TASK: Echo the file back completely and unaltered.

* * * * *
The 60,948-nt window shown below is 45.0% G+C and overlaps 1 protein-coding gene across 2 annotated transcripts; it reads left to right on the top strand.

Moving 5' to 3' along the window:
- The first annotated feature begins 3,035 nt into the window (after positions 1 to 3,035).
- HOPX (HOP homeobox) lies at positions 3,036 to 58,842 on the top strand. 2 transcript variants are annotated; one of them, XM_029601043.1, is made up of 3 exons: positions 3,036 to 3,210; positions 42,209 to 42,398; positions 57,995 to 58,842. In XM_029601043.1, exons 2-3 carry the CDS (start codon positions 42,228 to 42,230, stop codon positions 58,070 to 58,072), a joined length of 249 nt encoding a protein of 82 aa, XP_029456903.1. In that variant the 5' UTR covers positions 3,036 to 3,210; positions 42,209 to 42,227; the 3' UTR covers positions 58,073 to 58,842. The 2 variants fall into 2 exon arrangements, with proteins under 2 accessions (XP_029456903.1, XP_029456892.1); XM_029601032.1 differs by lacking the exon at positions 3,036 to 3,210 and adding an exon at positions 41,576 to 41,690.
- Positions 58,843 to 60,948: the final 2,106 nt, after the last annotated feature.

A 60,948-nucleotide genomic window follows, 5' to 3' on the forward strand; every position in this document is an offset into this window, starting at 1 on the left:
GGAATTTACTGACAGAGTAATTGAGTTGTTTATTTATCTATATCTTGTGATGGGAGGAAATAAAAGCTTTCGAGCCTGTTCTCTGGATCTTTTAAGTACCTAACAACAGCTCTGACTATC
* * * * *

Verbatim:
The 60,948-nt window shown below is 45.0% G+C and overlaps 1 protein-coding gene across 2 annotated transcripts; it reads left to right on the top strand.

Moving 5' to 3' along the window:
- The first annotated feature begins 3,035 nt into the window (after positions 1 to 3,035).
- HOPX (HOP homeobox) lies at positions 3,036 to 58,842 on the top strand. 2 transcript variants are annotated; one of them, XM_029601043.1, is made up of 3 exons: positions 3,036 to 3,210; positions 42,209 to 42,398; positions 57,995 to 58,842. In XM_029601043.1, exons 2-3 carry the CDS (start codon positions 42,228 to 42,230, stop codon positions 58,070 to 58,072), a joined length of 249 nt encoding a protein of 82 aa, XP_029456903.1. In that variant the 5' UTR covers positions 3,036 to 3,210; positions 42,209 to 42,227; the 3' UTR covers positions 58,073 to 58,842. The 2 variants fall into 2 exon arrangements, with proteins under 2 accessions (XP_029456903.1, XP_029456892.1); XM_029601032.1 differs by lacking the exon at positions 3,036 to 3,210 and adding an exon at positions 41,576 to 41,690.
- Positions 58,843 to 60,948: the final 2,106 nt, after the last annotated feature.

A 60,948-nucleotide genomic window follows, 5' to 3' on the forward strand; every position in this document is an offset into this window, starting at 1 on the left:
GGAATTTACTGACAGAGTAATTGAGTTGTTTATTTATCTATATCTTGTGATGGGAGGAAATAAAAGCTTTCGAGCCTGTTCTCTGGATCTTTTAAGTACCTAACAACAGCTCTGACTATC